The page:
The first freely accessible intensive care database from within the European Union containing de-identified health data related to tens of thousands of European intensive care unit admissions, including demographics, vital signs, laboratory tests and medications.
Database content and technical aspects
AmsterdamUMCdb is a relational database consisting of 7 tables. The current version is v1.0. It is distributed as tab separated files and will be made available at the EASY repository from the Dutch Archiving and Networked Services (DANS). A detailed description of AmsterdamUMCdb and its data is available at our GitHub repository.
The database, although de-identified, still contains detailed information regarding the clinical care of patients, so must be treated with appropriate care and respect and cannot be shared without permission. This is outlined in the End User Licence. Those seeking to use AmsterdamUMCdb must complete the following formal steps:
1. Complete a required training course.
Valid training courses include the Data or Specimens Only Research (DSOR) course from CITI, the Basic Course for Clinical Investigators (BROK) from NFU or an equivalent course. The DSOR course may be taken free of charge and is also needed to gain access to the MIMIC and eICU intensive care databases from the USA.
2. Fill out and sign the combined Access and End User License form.
You may download the form here. Please note that this license covers use for lawful, non-commercial, scientific research purposes only. However, it is our specific goals to facilitate everyone wanting to contribute to better health for future patients. Therefore, please contact us should you wish to discuss other lawful use cases.
3. Submit your application
Send your form and proof of training course completion to firstname.lastname@example.org. Please allow up to five business days to approve your application. Incomplete applications will not be processed. Upon approval, AmsterdamUMCdb will be made available for download through EASY at DANS: the Netherlands institute for permanent access to digital research resources.
Legal, Privacy and Ethical Considerations
AmsterdamUMC fully complies with all applicable European and Dutch national Laws including the General Data Protection Regulation (GDPR). A Data Privacy Impact Analysis has been conducted.
Independent experts led by Prof. Sijbrands from Erasmus MC and the Netherlands Federation of University Medical Centers (NFU) reviewed AmsterdamUMCdb to report on its re-identification risk in the context of the GDPR. They concluded that, taking into account all means reasonably likely to be used, re-identification is not reasonably likely for AmsterdamUMCdb which can therefore be considered as anonymous information in the context of the GDPR.
An independent ethics review was conducted by the group of clincial ethicist Dr. Erwin Kompanje, renowned for their expertise on ethics related to intensive care medicine. They concluded that the use of de-identified medical data in this context is ethically sound given the minimal risk and the ethical principles of duty of easy rescue and charitable contribution and, therefore, that the advantages of responsible data sharing far outweigh potential disadvantages.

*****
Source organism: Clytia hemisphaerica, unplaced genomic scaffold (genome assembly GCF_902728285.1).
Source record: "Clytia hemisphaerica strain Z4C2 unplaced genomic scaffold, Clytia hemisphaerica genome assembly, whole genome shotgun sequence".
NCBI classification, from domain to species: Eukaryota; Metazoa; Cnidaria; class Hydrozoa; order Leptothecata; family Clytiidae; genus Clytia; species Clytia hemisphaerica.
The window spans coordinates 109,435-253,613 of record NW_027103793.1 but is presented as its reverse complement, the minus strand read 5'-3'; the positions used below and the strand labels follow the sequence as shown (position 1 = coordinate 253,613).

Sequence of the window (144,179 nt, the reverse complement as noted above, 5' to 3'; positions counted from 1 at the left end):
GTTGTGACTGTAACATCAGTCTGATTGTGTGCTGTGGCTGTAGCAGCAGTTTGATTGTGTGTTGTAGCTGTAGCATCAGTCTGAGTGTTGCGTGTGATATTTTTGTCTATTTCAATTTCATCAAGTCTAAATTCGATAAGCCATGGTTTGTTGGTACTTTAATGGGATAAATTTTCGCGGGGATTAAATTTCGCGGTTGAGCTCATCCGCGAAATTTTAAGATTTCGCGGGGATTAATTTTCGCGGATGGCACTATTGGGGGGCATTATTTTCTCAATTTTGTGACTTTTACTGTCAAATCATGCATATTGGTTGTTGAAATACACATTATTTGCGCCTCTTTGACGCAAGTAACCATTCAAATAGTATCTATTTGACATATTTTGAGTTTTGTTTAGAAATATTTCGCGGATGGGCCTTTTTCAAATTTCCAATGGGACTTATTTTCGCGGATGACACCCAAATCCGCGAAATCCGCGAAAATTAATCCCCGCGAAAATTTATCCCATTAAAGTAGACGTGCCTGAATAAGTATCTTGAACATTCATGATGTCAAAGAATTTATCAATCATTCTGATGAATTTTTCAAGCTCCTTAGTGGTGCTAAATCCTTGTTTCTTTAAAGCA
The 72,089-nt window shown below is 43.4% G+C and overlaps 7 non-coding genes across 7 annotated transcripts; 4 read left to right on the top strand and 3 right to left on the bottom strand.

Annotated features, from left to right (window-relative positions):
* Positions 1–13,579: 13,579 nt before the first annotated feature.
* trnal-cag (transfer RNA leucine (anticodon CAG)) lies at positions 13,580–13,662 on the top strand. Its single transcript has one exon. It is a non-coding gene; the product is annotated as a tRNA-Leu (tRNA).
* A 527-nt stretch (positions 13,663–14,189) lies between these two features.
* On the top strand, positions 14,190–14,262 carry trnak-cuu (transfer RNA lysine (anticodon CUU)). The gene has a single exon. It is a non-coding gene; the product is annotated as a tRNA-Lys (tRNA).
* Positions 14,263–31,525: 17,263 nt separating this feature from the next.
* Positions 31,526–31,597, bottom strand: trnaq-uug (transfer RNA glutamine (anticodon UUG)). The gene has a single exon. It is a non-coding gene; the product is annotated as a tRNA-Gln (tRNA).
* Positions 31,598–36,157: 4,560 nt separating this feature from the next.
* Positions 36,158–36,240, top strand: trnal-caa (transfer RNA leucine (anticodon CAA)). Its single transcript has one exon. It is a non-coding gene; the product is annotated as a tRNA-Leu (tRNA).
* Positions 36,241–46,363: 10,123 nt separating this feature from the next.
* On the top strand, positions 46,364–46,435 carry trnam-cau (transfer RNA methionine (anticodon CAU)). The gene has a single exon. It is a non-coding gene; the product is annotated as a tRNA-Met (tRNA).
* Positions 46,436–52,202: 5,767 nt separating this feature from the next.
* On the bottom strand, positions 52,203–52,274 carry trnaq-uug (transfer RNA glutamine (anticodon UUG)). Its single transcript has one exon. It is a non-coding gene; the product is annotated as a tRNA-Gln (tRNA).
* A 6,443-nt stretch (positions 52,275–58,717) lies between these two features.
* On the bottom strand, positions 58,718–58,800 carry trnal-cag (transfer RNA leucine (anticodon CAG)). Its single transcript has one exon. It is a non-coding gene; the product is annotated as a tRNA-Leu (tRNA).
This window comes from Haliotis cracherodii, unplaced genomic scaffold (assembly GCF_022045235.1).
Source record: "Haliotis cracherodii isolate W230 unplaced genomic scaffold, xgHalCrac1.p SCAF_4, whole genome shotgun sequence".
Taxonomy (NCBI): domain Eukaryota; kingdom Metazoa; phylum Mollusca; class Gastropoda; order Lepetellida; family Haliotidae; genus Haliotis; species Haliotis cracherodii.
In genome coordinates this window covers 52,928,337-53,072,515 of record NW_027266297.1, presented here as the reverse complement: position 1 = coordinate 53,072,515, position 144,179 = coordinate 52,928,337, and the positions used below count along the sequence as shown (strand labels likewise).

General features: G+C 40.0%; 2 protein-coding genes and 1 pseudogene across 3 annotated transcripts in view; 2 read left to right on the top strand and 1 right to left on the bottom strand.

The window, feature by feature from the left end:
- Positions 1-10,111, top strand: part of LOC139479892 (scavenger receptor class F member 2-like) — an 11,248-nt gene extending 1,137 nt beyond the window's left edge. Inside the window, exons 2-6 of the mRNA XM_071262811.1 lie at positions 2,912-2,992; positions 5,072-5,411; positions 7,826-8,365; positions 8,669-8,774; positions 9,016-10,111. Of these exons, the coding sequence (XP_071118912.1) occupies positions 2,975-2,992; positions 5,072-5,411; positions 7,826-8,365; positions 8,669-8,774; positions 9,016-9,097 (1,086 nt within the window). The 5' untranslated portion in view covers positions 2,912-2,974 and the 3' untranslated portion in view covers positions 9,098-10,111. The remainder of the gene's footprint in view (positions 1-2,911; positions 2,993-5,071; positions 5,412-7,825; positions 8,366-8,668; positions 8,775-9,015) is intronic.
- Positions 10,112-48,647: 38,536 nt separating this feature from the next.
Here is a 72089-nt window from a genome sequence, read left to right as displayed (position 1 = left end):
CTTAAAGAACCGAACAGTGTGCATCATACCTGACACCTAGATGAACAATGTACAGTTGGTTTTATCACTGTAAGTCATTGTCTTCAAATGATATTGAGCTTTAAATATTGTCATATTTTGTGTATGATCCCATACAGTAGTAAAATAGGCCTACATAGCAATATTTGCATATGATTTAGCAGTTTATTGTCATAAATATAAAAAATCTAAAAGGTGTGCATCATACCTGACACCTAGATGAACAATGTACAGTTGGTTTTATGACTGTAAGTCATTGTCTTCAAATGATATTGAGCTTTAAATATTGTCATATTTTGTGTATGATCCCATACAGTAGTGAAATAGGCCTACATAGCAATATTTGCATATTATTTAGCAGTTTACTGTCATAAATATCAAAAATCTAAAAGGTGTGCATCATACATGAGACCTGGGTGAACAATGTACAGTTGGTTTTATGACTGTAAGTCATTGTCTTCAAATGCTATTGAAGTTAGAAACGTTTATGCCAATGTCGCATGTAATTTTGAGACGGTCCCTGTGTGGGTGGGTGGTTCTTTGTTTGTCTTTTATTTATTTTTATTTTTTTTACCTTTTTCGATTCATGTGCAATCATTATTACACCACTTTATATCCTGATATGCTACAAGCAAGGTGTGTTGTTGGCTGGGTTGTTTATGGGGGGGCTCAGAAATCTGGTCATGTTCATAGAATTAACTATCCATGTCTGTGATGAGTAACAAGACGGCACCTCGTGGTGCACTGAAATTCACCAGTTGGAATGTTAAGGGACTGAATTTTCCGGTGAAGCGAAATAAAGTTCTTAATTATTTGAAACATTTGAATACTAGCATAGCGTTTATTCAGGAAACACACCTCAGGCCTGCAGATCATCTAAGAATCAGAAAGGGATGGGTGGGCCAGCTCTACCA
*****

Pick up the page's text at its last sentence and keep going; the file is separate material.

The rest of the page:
The Data Sharing Initiative by the European Society of Intensive Care Medicine (ESICM) and its Data Science Section aims to promote responsible intensive care patient data sharing across Europe. This will facilitate the development of big data based algorithms using artifical intelligence techniques such as machine learning. The ultimate goal is to use these algorithms at the bedside to improve care and outcome for future critically ill patients. The Dutch Society of Intensive Care Medicine (NVIC), and in particular its Research Collaboration Critical Care network (RCCnet), strongly support this ESICM initiative.
Collabaration with the NVIC, its RCCnet and AmsterdamUMC has led to the production of AmsterdamUMCdb. Many centers have publicly expressed future intent to share data related to patients treated in their intensive care departments. These centers include UMC Utrecht, Maastricht UMC+, Radboudumc Nijmegen, OLVG Amsterdam, and Erasmus MC Rotterdam.
Both the Dutch ICU patient organisation IC Connect and the Dutch Foundation of Family and Patient Centered Care (FCIC) approve AmsterdamUMCdb and responsible data sharing for the benefit of future patients given the privacy protection measures that have been taken.
Amsterdam Medical Data Sciences wishes to acknowledge the project leaders for AmsterdamUMCdb, Paul Elbers, MD, PhD and Patrick Thoral, MD and all intensive care professionals from the department of Intensive Care Medicine, led by Prof. dr. Armand Girbes, MD, PhD, EDIC and Hans van der Spoel, MD, EDIC. We also wish to thank our clincial IT specialists Jan Peppink, Ronald Driessen and Dagmar Ouweneel for their invaluable contributions to the production of AmsterdamUMCdb. In addition, we are grateful to Physionet who produced the MIMIC and eICU databases that have been a great source of inspiration.
When using AmsterdamUMCdb in your research, please cite:
Thoral, P. J., Peppink, J. M., Driessen, R. H., Sijbrands, E. J. G., Kompanje, E. J. O., Kaplan, L., Bailey, H., Kesecioglu, J., Cecconi, M., Churpek, M., Clermont, G., van der Schaar, M., Ercole, A., Girbes, A. R. J., Elbers, P. W. G., on behalf of the Amsterdam University Medical Centers Database (AmsterdamUMCdb) Collaborators and the SCCM/ESICM Joint Data Science Task Force (2021). Sharing ICU Patient Data Responsibly Under the Society of Critical Care Medicine/European Society of Intensive Care Medicine Joint Data Science Collaboration: The Amsterdam University Medical Centers Database (AmsterdamUMCdb) Example. Crit Care Med. 2021 Jun 1;49(6):e563-e577. doi: 10.1097/CCM.0000000000004916. PMID: 33625129; PMCID: PMC8132908.